The pace of inflation has slowed more than expected, suggesting the Reserve Bank's rapid-fire interest rate hikes are working.
The Australian Bureau of Statistics reported a healthy moderation in its monthly consumer price index to 4.9 per cent in the 12 months to July, down from 5.4 per cent in June.
Markets were anticipating 5.2 per cent annual inflation through to July, continuing to pull back from its peak of 8.4 per cent in December.
"It's pleasing to see inflation is moderating but we know it will remain higher than we'd like for longer than we'd like," Treasurer Jim Chalmers said.
While confidence grows among economists that inflation is losing its edge, there were a few reasons to remain cautious.
The bureau itself noted the fall is less dramatic when volatile items are stripped out, declining more modestly to 5.8 per cent in July, compared to 6.1 per cent in June.
The monthly index is also less comprehensive than the quarterly version, with only about 60 per cent of what's included in the full quarterly report captured in the July index.
KPMG economist Brendan Rynne said goods made up a substantial chunk of the July index, although it also showed welcome signs of moderating services inflation in line with slower wage growth.
Dr Rynne said falling automotive fuel prices, which sunk 7.6 per cent annually and made a generous contribution to the weaker result, would be unwound in September.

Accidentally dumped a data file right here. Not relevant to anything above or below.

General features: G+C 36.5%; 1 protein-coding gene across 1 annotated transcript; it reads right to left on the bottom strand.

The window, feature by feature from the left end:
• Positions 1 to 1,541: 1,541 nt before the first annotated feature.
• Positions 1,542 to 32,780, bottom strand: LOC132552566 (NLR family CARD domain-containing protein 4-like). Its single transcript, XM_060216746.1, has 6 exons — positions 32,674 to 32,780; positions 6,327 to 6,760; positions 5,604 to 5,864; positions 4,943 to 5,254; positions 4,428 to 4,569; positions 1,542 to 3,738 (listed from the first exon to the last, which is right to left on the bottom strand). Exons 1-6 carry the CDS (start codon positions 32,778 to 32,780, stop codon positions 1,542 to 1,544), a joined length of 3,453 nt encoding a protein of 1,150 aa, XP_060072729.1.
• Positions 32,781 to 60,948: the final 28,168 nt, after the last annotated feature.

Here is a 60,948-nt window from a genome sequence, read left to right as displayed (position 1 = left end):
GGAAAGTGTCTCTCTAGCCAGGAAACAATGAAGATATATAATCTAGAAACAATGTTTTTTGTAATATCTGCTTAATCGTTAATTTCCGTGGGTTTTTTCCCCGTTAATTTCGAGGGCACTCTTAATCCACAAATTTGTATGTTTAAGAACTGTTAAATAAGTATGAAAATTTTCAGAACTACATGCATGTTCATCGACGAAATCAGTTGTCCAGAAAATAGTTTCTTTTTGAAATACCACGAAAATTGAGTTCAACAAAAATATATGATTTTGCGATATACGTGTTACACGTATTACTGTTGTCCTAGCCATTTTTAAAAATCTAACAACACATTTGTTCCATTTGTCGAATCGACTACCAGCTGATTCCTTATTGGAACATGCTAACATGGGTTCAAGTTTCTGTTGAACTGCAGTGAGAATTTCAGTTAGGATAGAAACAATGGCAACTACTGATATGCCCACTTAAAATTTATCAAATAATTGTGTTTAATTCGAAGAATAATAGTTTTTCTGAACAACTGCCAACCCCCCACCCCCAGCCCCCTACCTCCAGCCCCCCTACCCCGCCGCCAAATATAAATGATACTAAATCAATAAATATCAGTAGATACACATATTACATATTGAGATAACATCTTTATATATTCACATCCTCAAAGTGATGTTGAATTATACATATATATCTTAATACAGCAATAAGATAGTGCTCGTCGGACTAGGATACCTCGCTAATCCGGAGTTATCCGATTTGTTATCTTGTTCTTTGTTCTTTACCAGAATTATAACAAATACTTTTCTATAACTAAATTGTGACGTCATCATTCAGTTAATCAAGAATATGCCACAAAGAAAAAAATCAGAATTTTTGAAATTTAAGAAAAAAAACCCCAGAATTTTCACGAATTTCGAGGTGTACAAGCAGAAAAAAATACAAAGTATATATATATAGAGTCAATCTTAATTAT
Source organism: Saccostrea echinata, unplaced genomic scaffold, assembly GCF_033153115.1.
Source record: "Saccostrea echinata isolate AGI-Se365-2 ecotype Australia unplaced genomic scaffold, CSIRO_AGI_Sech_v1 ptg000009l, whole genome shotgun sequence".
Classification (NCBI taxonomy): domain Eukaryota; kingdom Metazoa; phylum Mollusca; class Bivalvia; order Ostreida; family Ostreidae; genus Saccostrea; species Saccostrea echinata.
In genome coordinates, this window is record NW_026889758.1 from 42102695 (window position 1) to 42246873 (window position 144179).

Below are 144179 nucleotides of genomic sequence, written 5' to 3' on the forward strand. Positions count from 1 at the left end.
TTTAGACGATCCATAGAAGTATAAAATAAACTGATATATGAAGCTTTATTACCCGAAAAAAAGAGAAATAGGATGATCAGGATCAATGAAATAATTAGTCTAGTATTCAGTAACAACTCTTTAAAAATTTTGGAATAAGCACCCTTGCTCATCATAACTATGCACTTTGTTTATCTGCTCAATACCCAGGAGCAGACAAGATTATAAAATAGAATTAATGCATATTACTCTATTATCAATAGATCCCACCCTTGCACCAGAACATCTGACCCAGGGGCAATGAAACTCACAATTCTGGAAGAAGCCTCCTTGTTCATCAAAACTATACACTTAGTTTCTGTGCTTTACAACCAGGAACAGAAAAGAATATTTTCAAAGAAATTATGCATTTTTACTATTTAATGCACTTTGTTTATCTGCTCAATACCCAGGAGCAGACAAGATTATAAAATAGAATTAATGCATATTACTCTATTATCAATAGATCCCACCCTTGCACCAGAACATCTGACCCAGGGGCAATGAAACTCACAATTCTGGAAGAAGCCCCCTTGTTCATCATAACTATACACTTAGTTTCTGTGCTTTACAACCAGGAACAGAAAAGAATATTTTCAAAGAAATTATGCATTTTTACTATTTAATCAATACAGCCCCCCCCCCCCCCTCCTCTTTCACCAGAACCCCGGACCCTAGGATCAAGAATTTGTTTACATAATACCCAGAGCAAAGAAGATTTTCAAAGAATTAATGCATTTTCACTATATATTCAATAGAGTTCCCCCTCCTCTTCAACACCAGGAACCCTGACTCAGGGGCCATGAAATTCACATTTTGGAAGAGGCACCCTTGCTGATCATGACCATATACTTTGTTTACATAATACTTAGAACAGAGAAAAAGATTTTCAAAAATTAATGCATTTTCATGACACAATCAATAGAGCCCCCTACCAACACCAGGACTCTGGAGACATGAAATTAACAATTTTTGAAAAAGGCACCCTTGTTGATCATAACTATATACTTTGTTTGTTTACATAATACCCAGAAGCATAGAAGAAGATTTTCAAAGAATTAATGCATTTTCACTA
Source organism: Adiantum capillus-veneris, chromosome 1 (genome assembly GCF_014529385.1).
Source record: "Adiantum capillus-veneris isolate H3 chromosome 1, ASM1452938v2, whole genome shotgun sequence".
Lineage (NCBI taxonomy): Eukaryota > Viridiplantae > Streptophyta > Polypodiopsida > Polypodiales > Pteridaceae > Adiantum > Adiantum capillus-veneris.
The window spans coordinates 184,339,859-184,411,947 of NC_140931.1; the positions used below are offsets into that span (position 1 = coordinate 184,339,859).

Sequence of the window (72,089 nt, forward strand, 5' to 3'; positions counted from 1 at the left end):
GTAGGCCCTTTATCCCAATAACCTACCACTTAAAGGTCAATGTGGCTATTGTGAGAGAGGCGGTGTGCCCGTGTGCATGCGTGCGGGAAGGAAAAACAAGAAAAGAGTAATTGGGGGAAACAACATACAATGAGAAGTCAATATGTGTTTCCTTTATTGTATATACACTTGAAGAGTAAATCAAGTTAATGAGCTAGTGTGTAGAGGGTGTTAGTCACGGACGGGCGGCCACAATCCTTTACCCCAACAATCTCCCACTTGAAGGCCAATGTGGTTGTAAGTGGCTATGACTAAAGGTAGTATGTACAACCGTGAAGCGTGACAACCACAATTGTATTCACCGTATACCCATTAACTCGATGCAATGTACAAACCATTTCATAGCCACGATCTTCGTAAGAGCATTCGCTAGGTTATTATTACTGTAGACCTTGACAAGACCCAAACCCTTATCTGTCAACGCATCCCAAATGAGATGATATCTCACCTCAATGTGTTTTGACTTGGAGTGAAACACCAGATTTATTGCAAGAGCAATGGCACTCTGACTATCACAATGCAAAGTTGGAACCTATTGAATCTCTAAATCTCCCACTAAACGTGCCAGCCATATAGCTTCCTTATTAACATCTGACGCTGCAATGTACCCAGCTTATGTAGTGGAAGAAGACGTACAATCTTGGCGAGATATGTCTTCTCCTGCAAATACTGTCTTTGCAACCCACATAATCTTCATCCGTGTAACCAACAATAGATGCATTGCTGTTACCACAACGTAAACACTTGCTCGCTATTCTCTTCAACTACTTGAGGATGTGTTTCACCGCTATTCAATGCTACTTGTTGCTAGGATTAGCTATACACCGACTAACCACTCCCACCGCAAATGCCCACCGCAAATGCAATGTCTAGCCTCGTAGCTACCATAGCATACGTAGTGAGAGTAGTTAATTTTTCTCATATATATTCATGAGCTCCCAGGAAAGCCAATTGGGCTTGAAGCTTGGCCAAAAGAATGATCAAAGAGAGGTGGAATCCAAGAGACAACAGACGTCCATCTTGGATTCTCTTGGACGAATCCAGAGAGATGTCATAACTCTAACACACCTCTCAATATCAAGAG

"This reflects the upward pressures from higher wholesale prices driven by the supply curbs by OPEC+," he wrote in a note.
Within the housing category, new dwelling prices continued to moderate in line with easing building material prices, but rents moved in the opposite direction to reflect a highly competitive market.
Electricity prices picked up 15.7 per cent in the 12 months to July but ABS head of prices statistics Michelle Marquardt said the federal government's energy bill relief took some of the sting out of the increases.
"If we exclude the impact of rebates from the July 2023 figures, electricity prices would have recorded a monthly increase of 19.2 per cent," Ms Marquardt said.
Price pressures may be easing but inflation is still higher than the Reserve Bank's two to three per cent target range.
The central bank has been jacking up interest rates in response to high inflation but has left the cash rate on hold for two consecutive months, fuelling speculation the tightening cycle is over.
EY senior economist Paula Gadsby said the cooling was further evidence that rate hikes are working, but it was still unclear if it would nail a soft landing.
Ms Gadsby said the reading would allow the RBA to stay on hold on September 5, with any future hikes later in the year dependent on the next round of inflation data and economic growth report.
"That looks increasingly unnecessary to us," she said.
New data from the construction sector was also released by the ABS on Wednesday, revealing a 0.4 per cent increase in total completed construction work.
The total number of dwellings approved fell 8.1 per cent in July, with sign-off on new units dropping sharply.